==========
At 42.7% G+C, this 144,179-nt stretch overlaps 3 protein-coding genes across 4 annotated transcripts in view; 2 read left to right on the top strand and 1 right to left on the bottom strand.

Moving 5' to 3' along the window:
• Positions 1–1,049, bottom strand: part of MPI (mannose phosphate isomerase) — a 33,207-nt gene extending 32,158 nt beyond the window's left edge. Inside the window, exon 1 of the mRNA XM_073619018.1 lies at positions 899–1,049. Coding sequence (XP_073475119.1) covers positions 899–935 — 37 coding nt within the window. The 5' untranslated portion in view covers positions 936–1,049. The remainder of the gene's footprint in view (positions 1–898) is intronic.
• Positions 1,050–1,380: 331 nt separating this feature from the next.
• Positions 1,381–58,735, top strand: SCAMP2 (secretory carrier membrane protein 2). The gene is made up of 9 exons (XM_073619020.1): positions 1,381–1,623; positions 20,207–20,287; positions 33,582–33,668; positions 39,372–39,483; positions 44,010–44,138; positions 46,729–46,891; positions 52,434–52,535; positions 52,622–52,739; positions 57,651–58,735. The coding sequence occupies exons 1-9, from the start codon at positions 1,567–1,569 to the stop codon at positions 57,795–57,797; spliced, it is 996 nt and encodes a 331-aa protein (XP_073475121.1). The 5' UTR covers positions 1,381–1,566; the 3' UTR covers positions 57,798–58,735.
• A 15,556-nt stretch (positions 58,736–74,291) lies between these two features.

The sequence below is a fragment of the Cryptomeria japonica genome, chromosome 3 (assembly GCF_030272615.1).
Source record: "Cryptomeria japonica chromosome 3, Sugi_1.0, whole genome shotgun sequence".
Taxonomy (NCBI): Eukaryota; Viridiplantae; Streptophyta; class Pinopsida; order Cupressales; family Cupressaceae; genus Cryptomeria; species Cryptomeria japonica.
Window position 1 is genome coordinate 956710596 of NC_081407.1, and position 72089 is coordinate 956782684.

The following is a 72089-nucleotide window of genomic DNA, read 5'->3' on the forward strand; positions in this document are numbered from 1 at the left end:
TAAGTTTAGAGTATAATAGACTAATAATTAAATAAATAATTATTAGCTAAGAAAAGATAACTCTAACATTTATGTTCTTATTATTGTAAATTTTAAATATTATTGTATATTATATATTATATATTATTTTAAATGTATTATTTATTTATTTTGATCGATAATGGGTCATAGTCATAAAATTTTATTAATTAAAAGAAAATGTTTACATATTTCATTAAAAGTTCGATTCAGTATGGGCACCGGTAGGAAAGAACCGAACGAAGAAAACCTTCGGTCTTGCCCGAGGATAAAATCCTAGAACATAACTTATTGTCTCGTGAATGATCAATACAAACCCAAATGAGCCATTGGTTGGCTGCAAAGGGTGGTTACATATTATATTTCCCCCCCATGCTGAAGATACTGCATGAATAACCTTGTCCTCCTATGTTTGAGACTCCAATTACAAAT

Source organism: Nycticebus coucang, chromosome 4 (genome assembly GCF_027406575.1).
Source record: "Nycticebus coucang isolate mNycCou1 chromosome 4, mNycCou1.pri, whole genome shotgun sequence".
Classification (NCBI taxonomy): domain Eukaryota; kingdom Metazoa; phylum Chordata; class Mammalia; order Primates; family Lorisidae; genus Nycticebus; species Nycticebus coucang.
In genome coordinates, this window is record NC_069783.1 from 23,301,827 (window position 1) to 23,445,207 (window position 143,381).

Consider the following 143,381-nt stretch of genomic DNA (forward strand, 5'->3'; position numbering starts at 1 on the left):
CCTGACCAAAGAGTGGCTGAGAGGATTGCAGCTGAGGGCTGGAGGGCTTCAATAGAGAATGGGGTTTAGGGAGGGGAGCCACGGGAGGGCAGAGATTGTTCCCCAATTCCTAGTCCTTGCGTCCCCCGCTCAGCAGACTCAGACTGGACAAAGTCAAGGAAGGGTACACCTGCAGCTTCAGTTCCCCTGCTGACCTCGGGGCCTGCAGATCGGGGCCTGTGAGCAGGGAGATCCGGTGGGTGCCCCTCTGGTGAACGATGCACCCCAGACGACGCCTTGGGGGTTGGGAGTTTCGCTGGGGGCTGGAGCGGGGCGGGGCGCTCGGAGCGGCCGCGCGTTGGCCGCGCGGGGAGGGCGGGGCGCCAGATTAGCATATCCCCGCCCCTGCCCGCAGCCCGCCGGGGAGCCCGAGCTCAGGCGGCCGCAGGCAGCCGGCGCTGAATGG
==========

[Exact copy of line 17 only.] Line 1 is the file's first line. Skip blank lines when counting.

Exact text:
Consider the following 143,381-nt stretch of genomic DNA (forward strand, 5'->3'; position numbering starts at 1 on the left):